The church is a nobly proportioned structure with a lofty tower incorporating the usual stair turret. In the middle ages a beacon on the top of the tower served as a guide for ships coming up the River Rother. The interior of this mainly fourteenth century church displays much geometrical reticulated tracery but has little or no stained glass. There is, however, a finely carved late mediaeval lectern and a modern altar triptych, the work and gift of Laurence Irving. In the north aisle there is a well-preserved memorial brass to a certain Stephen Audyan, dated 1523.
Opposite the church is Wittersham House, a typically restrained neo-Georgian conversion by Sir Edwin Lutyens for the Hon. Alfred Lyttelton (1857-1913), famed as a master of cricket, even in this land of cricket, and as a politician.
Included within the limits of Wittersham is the cross-roads known as The Stocks. Here, loftily sited so that it can be seen from the Levels out towards Rye, is a typical Wealden group comprising a post-mill, dated 1781 on the centre post, a cluster of oast houses, and a lovely timbered cottage. Nothing could be more symbolic of England's garden county than this delightful setting.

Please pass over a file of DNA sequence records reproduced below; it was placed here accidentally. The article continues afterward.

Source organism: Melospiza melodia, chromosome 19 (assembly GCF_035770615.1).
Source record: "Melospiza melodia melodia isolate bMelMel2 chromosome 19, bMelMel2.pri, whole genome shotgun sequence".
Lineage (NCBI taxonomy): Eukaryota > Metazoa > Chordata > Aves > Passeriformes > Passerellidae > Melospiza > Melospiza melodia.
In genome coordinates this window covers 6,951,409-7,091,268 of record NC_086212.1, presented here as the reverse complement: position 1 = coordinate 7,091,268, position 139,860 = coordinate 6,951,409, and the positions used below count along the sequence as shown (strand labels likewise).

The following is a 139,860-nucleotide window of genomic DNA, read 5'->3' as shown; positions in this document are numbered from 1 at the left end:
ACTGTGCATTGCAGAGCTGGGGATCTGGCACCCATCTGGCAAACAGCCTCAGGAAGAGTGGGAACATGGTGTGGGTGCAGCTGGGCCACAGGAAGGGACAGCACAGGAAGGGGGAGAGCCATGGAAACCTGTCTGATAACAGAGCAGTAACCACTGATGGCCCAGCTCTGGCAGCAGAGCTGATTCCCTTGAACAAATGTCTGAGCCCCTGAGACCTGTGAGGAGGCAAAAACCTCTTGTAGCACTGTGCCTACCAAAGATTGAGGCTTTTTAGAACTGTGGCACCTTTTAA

A large scattered village on the secondary road from Tenterden to Ashford, Woodchurch is a lovely place consisting to a great extent of tiled and weatherboarded houses. Wide grass verges and the flowers in the gardens of the houses combine to make this one of the most delightful villages in the vicinity. A few shops, the Six Bells Inn and the unusually named Bonny Cravat Inn next door, form the centre of Woodchurch, and at the north-eastern corner of the village green are two beautiful period houses. The motoring population is well catered for by three garages in the village, the largest of which are also commercial vehicle distributors and agricultural machinery repairers, and the largest employers of local labour.
Townland in the centre of the village was in 1135 the Manor of Thunlande, held by Ralph de la Thun from the King for half a knight's fee. This manor, like that of Kenardington, was assigned by William I for the defence of Dover Castle.